Considerations for funding long-term care insurance
If you're concerned about the rising costs of long-term care and the potential financial impact on you and your family, you may want to consider long-term care insurance.
Long-term care is the assistance or supervision you may need when you are not able to do some of the basic activities of daily living such as bathing, dressing, or moving from a bed to a chair. You may need assistance if you suffer from an injury like a broken hip, an illness or a stroke. Others may need help because of mental deterioration called severe cognitive impairment that can be caused by Alzheimer’s disease, other mental illness or brain disorders.
Funding long-term care
|FUNDING TYPE||DESCRIPTION||Potential Benefits & Risks|
|Self-funding means paying for long-term care costs out of pocket with personal or family money, savings, pension benefits, stocks, bonds and other investments.||
Benefits: Flexibility in choosing care providers.
Risks: Could jeopardize goals and may be costly.
|Your family or loved ones provide care and may need to also contribute financially.||
Benefits: Care provided by those you know and trust
Risks: May not be skilled at providing care. Caregiver may have to decrease work or shift priorities. Other financial and non-financial strain on families.
|Provincial medical plans can help pay for some long-term care expenses in certain cases, but they generally do not pay for care at home.||
Benefits: Some care costs may be covered by the government plans.
Risks: Limited control and limited or possibly no coverage. Some subsidies are subject to income/means tests.
LONG-TERM CARE INSURANCE
|This insurance is designed to provide coverage for extended long-term care needs, whether needed in your own home, or in a facility. Provincial medical plans, or private health policies may not pay for long-term care expenses.||
Benefits: Transfer some or all of the risk to the insurance company. May prevent depletion of personal funds.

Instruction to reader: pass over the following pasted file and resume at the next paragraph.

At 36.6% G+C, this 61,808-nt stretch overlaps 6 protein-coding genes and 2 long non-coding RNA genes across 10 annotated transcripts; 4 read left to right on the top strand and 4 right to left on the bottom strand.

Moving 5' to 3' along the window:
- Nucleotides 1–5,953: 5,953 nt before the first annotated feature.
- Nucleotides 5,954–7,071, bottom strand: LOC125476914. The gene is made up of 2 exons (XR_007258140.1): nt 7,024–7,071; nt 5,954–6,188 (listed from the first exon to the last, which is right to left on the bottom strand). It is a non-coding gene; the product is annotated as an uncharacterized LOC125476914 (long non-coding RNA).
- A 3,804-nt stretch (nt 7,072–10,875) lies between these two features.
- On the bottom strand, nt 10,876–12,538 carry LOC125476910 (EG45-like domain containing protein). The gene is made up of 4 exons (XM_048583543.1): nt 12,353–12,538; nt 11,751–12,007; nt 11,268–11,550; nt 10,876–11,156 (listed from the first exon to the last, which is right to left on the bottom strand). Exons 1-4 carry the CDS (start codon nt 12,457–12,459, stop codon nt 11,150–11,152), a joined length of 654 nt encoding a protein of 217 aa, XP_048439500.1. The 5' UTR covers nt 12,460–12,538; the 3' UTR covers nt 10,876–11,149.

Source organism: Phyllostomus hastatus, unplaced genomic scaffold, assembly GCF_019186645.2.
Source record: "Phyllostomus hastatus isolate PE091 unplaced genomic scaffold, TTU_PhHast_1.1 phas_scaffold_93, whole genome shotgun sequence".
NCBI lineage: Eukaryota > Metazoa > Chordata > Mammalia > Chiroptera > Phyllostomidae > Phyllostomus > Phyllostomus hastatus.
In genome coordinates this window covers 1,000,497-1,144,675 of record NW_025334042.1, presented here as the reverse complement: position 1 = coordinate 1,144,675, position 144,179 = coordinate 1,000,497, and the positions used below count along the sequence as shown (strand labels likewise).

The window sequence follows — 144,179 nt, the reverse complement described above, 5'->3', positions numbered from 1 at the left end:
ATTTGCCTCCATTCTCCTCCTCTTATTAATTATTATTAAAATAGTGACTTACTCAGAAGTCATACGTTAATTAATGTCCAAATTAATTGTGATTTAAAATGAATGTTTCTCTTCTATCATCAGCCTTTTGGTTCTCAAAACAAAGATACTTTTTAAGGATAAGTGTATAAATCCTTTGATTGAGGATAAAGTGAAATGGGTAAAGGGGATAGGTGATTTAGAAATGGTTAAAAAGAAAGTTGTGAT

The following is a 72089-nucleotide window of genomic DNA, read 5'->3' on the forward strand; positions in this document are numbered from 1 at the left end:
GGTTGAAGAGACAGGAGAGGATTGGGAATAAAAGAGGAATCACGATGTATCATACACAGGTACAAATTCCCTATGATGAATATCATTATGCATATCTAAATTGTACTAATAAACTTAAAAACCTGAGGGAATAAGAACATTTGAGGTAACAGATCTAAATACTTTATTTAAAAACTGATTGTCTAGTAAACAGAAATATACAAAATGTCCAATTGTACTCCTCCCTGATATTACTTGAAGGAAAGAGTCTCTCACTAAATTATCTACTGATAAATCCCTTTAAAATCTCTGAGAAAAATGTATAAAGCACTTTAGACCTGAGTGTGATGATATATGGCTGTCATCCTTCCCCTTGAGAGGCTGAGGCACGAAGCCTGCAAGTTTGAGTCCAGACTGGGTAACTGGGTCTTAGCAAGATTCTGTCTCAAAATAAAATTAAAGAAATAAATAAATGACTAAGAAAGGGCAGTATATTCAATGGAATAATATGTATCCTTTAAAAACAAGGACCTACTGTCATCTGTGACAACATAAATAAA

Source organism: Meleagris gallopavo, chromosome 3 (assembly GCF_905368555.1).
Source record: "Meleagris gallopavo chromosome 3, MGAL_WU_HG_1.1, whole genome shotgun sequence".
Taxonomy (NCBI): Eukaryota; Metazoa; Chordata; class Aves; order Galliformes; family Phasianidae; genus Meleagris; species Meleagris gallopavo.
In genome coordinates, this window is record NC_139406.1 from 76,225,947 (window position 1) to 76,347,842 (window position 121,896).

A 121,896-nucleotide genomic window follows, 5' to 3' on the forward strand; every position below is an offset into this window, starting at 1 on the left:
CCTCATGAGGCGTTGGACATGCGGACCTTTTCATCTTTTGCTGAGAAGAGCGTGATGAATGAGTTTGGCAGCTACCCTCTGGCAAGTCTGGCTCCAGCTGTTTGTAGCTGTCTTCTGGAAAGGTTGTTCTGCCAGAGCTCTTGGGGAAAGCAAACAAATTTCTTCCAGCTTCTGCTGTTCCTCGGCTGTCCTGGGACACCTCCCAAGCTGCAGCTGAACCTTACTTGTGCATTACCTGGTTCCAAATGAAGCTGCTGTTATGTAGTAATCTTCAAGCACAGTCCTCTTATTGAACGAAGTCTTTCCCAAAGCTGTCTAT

Risks: May never use coverage, although options may exist to recover costs in certain situations.
Long-term care insurance benefits
Knowing what the benefits of long-term care insurance might be can help you determine whether it’s right for you and your family. These benefits include:
- Helping protect your retirement savings, and legacy plans.
- Helping protect the family from providing all the care
Basic components of long-term care insurance
- Benefit Amount: This is the maximum amount of benefits paid in any single day, week or. Benefit amounts vary by plan.
- Waiting Period: This is the number of days, once you've met the definition of needed long-term care, that you'll have to wait before you start to receive benefits. The shorter the elimination period, the higher the premium will be.
- Benefit Period: This is the amount of time the coverage will pay benefits for.
- Total Benefit Amount: The total benefit amount is determined by multiplying the monthly benefit amount by the benefit period (if unlimited). These are the funds that are available for covered care. For example, to determine the total potential benefit amount of a monthly benefit of $5,000 with a four-year benefit period, multiply $5,000 (benefit amount) x 48 months (the benefit period 4 x 12 months). The total amount of benefit dollars available is $240,000.
- Inflation Protection: This is an optional feature available on some plans. Generally, it allows for the benefit amount to increase by set percentages on each policy anniversary in recognition of the pressure inflation puts on the costs of long-term care.
Talk with an Edward Jones financial advisor to evaluate appropriate strategies for yourself and your loved ones.
Insurance and annuities are offered by Edward Jones Insurance Agency (except in Quebec). In Quebec, insurance and annuities are offered by Edward Jones Insurance Agency (Quebec) Inc.